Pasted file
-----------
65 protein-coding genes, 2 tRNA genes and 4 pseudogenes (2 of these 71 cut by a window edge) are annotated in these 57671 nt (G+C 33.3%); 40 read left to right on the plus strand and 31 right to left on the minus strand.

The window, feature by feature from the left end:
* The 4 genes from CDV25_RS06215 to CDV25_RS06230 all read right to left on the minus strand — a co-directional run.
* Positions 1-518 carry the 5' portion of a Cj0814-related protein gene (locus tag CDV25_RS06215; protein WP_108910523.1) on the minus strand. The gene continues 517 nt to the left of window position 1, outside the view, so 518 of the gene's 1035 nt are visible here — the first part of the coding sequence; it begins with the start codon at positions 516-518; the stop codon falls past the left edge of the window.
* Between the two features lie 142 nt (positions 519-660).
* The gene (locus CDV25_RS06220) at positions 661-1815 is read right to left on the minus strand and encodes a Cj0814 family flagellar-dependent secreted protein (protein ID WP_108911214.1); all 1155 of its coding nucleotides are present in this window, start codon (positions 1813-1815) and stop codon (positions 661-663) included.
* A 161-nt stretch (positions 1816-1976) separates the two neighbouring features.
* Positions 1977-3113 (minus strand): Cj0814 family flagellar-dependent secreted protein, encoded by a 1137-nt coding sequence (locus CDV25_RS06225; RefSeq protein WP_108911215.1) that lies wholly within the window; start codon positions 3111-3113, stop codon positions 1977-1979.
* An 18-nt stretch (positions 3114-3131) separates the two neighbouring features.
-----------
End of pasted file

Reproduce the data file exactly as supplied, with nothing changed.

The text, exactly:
65 protein-coding genes, 2 tRNA genes and 4 pseudogenes (2 of these 71 cut by a window edge) are annotated in these 57671 nt (G+C 33.3%); 40 read left to right on the plus strand and 31 right to left on the minus strand.

The window, feature by feature from the left end:
* The 4 genes from CDV25_RS06215 to CDV25_RS06230 all read right to left on the minus strand — a co-directional run.
* Positions 1-518 carry the 5' portion of a Cj0814-related protein gene (locus tag CDV25_RS06215; protein WP_108910523.1) on the minus strand. The gene continues 517 nt to the left of window position 1, outside the view, so 518 of the gene's 1035 nt are visible here — the first part of the coding sequence; it begins with the start codon at positions 516-518; the stop codon falls past the left edge of the window.
* Between the two features lie 142 nt (positions 519-660).
* The gene (locus CDV25_RS06220) at positions 661-1815 is read right to left on the minus strand and encodes a Cj0814 family flagellar-dependent secreted protein (protein ID WP_108911214.1); all 1155 of its coding nucleotides are present in this window, start codon (positions 1813-1815) and stop codon (positions 661-663) included.
* A 161-nt stretch (positions 1816-1976) separates the two neighbouring features.
* Positions 1977-3113 (minus strand): Cj0814 family flagellar-dependent secreted protein, encoded by a 1137-nt coding sequence (locus CDV25_RS06225; RefSeq protein WP_108911215.1) that lies wholly within the window; start codon positions 3111-3113, stop codon positions 1977-1979.
* An 18-nt stretch (positions 3114-3131) separates the two neighbouring features.